Many people who would like to do more with their photography are unsure about exactly where to start. I recommend a subject that won’t require lots of equipment and provides the widest range of techniques to study. Flowers are a good choice.
With flowers, you get an uncomplaining subject with which you can experiment. Flowers can help you learn about color, lighting, close-up or macro, depth of field, composition, and many other topics. You can go out in the field for wildflowers or your neighbor’s garden. For rainy days, you can go to a flower shop and buy a small bouquet to shoot. (If you work fast, you can get in some good practice before your spouse gets home; rebundle the bouquet; and give her a present when she arrives home. I am always in need of a few bonus points.)
The easiest of these scenarios is to go out in the field to an area that is open to the public. Go early in the morning or late in the afternoon for the best light. Take your tripod if you have one for ultimate sharpness. Take your time with each image, but shoot lots of images. Shoot from several angles. Use the “Close Up” mode on your camera or a macro lens if you have one. Practice changing your aperture and look at the resulting changes in depth of field. Look for eye-pleasing arrangements and try to capture them within your frame.
If you’re using a bouquet, pull out one flower and put your effort into showing it at its best. Watch out for distracting furniture or counter tops in the background. Use a piece of cloth behind the flower to mask those distractions and place sole attention on your subject. If you keep your depth of field fairly narrow, the cloth will dissolve into a pleasant bokeh behind your sharply-focused subject.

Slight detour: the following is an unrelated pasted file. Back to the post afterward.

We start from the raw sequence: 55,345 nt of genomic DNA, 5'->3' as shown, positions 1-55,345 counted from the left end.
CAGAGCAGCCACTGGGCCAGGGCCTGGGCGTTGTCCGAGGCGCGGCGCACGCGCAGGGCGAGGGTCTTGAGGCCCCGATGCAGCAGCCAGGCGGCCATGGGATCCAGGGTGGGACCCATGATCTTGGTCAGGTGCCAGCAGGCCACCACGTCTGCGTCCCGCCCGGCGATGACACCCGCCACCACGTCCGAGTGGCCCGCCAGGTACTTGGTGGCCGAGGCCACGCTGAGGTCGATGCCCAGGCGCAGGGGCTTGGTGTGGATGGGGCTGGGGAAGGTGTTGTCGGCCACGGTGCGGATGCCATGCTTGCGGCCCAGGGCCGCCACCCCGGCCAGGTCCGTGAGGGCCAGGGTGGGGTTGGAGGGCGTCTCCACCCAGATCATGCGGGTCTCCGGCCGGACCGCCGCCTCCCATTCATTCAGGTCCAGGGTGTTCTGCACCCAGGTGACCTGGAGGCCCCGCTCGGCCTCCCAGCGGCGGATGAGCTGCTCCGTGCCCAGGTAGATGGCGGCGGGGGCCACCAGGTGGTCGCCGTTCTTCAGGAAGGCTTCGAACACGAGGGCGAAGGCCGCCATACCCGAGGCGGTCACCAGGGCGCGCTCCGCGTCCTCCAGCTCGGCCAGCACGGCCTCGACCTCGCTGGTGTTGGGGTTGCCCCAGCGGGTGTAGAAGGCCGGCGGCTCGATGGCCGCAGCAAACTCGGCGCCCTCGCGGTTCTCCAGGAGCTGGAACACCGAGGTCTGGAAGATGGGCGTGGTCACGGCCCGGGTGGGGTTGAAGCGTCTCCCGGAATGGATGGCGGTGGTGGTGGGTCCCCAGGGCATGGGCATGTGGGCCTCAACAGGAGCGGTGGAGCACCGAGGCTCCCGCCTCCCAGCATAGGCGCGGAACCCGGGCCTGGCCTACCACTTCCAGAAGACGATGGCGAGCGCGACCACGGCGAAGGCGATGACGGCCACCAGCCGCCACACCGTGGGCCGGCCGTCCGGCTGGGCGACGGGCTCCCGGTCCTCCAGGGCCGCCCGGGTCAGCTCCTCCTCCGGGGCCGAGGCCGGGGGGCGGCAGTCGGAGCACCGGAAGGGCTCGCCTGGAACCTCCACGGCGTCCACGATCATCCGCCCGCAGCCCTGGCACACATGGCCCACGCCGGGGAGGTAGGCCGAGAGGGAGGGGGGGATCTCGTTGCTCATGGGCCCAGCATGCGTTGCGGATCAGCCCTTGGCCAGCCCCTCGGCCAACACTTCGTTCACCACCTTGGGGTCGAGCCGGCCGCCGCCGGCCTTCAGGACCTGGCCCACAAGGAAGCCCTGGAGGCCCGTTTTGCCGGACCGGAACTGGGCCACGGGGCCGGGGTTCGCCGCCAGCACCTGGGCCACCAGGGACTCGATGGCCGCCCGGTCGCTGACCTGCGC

You don’t need fancy lights to practice on flowers. You can use desk lamps, with cardboard taped to the sides to direct the light or reduce the amount falling on the subject. (Be careful to turn the lights off while you’re posing the flower, so you don’t overheat the cardboard and start a fire.) Remember to shoot lots of variations and pay attention to how the changing light set-ups affect your final results. If you have photo-processing software, you can also play with different effects there to change your image even further. You should change the colors and convert some to black and white for work there. To quote our favorite, local barkeep, “The permutations are endless.”
I’ve never had a flower complain to me that it’s bored with my experiments or grouse about how I didn’t catch its best side. You can use this learning technique with any small objects, creating a still life of fruit, trinkets, etc. This a fun way to learn.